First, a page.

Waiting for sleep, he thought again of his daughters. Let them be safe, he thought, Let them get through this and be all right. His heart pounded. He had neglected to take his nighttime pills. The lump in the mattress pressed against his hip. Delving, he retrieved the gun and placed it on the quilt beside him, bulky and featureless in the gray light.  

“I’m sorry,” he said aloud. “I’m sorry.” His voice rising like smoke, rising and dwindling, dissipating until it was nothing.

 

He woke just after dawn, still fully clothed, and rolled over, a crown of pain on his head. Next to him, not ten inches from his face, sat the Glock. To his relief, he discovered that he had not inserted the bullet cartridge. He stuffed the gun back under the mattress. The world had not ended. 

In the bathroom he emptied his bladder in a halting trickle, then scooped out his morning trio of pills and swallowed them, along with the two he hadn’t taken six hours ago. Somehow he had survived the night without his blood being thinned or his cholesterol restrained. A peek into his sister’s doorway disclosed a snoring, blanketed mound. One of her dogs looked up, glanced at Langen, and went back to sleep. 

Back in his room, he found his phone overflowing with texts and voicemails: the dam broken, pent-up communications spilling forth. He listened to a message from Miranda. “Trevor, are you alright? Serena is right here with me.” Hey there, Dad! his daughter shouted in the background, How’s your hangover? “We’re okay, and Chloe and Audrey are, too,” his ex-wife resumed, sounding unusually cheerful. “It’s shortly before midnight on Saturday, and you are almost certainly unconscious by now. Take care of yourself, please, and enjoy tomorrow. It sounds like it might be a good day.”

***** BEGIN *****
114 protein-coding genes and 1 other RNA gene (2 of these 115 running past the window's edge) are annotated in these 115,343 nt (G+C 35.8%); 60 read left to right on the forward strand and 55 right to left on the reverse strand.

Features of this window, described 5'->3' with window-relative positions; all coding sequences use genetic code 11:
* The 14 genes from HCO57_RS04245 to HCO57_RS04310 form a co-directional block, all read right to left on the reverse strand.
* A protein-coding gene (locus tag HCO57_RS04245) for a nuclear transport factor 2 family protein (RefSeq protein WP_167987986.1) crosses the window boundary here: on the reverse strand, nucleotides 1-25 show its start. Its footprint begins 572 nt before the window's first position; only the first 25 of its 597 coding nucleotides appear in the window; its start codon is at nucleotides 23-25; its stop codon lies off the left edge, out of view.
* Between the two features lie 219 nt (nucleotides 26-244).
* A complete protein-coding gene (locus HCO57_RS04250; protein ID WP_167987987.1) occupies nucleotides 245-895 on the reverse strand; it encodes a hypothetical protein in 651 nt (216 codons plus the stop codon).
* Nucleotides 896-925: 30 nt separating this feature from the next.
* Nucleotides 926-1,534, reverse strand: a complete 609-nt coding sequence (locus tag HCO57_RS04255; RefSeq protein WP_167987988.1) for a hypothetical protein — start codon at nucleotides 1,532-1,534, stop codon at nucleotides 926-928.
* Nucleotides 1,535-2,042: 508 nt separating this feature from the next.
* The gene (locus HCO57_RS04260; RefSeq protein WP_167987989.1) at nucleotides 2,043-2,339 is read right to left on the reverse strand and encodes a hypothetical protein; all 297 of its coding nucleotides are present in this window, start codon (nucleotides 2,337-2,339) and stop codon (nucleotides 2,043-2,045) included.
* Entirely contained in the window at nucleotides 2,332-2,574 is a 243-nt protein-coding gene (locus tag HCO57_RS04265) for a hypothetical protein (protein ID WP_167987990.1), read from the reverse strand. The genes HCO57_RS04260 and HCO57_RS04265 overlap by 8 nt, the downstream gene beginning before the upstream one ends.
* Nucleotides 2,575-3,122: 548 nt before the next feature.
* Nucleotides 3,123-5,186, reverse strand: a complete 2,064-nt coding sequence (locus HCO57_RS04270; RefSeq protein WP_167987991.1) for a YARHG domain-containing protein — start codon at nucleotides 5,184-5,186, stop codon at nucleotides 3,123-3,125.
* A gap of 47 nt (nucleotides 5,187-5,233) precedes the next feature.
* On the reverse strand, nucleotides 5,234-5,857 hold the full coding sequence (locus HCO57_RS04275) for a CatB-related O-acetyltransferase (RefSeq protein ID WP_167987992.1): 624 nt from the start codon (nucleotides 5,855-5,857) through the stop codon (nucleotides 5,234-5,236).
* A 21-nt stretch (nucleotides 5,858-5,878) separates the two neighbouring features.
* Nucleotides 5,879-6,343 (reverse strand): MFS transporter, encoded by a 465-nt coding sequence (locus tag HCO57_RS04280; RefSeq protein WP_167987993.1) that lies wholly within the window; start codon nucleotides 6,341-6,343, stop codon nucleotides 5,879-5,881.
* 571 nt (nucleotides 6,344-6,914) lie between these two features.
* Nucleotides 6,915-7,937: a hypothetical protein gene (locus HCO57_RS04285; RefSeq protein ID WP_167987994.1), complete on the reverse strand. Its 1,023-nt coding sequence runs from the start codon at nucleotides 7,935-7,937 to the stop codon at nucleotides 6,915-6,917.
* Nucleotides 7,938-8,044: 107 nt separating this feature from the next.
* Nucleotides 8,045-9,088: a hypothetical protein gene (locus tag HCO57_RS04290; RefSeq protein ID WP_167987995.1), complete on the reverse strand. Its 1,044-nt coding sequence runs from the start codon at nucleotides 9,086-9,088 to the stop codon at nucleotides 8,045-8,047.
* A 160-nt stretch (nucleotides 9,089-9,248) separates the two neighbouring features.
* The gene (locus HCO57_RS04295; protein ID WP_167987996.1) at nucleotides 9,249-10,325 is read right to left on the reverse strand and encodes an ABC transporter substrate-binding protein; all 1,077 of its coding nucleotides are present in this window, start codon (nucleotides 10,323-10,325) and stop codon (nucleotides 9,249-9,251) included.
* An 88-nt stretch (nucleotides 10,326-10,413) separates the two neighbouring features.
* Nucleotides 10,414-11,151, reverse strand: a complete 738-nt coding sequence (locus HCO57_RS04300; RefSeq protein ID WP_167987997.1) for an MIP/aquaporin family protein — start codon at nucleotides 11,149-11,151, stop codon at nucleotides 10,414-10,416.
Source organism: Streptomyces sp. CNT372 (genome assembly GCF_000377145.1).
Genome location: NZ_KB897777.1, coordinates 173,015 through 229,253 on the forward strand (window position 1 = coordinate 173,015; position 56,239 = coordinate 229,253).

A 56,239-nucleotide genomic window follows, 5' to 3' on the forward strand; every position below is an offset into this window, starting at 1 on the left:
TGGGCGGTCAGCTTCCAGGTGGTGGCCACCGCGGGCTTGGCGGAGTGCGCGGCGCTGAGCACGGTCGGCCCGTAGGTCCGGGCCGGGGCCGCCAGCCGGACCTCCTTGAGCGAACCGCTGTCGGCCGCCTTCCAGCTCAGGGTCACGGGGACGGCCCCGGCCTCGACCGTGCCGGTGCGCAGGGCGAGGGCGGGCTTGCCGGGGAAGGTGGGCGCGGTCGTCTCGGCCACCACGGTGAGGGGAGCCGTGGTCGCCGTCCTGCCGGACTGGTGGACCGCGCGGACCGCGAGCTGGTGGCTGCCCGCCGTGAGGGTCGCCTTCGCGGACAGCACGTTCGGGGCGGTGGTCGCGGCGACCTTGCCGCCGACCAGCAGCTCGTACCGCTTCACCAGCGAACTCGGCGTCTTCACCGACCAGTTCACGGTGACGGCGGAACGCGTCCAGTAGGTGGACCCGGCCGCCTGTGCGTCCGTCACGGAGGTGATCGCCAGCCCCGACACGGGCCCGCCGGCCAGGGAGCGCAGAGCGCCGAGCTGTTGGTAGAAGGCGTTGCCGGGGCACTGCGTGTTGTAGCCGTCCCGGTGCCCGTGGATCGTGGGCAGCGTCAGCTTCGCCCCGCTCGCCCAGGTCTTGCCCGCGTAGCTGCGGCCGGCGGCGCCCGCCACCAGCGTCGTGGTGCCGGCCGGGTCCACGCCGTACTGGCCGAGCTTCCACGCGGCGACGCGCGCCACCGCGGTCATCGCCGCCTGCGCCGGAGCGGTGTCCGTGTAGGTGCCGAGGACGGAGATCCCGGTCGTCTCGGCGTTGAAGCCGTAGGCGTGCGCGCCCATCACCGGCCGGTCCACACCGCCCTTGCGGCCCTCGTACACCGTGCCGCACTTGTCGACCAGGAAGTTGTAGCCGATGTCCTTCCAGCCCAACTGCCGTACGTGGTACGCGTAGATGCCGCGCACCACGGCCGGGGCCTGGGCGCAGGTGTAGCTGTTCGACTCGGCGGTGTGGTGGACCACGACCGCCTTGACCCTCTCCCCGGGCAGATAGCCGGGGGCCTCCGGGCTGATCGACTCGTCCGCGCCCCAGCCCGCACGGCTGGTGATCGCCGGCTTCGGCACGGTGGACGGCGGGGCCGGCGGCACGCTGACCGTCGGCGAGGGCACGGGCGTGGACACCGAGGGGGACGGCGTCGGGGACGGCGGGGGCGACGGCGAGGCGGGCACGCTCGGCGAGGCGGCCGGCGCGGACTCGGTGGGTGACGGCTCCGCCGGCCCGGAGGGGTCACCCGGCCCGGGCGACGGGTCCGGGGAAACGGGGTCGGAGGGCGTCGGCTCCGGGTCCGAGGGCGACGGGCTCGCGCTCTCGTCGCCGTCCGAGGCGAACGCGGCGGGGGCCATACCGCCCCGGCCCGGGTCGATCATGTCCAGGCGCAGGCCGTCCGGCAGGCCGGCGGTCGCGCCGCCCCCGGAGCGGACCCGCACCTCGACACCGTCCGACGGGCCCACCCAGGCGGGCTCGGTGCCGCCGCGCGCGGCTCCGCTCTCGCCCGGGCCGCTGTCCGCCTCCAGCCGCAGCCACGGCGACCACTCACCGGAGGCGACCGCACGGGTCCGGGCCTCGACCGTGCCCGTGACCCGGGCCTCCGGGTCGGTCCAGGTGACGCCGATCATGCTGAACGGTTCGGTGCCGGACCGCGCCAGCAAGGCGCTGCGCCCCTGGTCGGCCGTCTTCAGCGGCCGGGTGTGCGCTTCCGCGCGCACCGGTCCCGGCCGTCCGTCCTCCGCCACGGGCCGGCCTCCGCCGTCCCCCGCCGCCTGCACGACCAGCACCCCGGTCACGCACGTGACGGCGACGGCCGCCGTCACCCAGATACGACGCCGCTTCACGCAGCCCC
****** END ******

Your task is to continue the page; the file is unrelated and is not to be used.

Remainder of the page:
Did it? He consulted his newsfeed and discovered that things had happened during the hours of his oblivion. The president was not dead, after all. Indeed, a newsclip showed him at sunrise outside the White House, standing at a dais in the Rose Garden. SWISS-AMERICAN CONSORTIUM ANNOUNCES H5N11 VACCINE, read the chyron. WORLD BREATHES SIGH OF RELIEF.

In the village, a bell was ringing.

 

Leaving his sister asleep, he changed into his biking gear and went for a ride. The night’s spree had left him feeling pallid and wormlike; he needed to undo the damage. 

Following each health setback over the past decade, Langen had managed to reconstitute himself. It was getting harder. After his heart episode, he had redoubled his fitness effort, but the bike-riding together with the statin medication triggered leg cramps in the night, and the weightlifting caused chronic elbow tendonitis. Physically he had reached that point where solving one problem meant causing others. We need to manage expectations, he used to counsel clients when a case headed south. He hadn’t expected, at his age, to be this far along in the managing-expectations phase of life.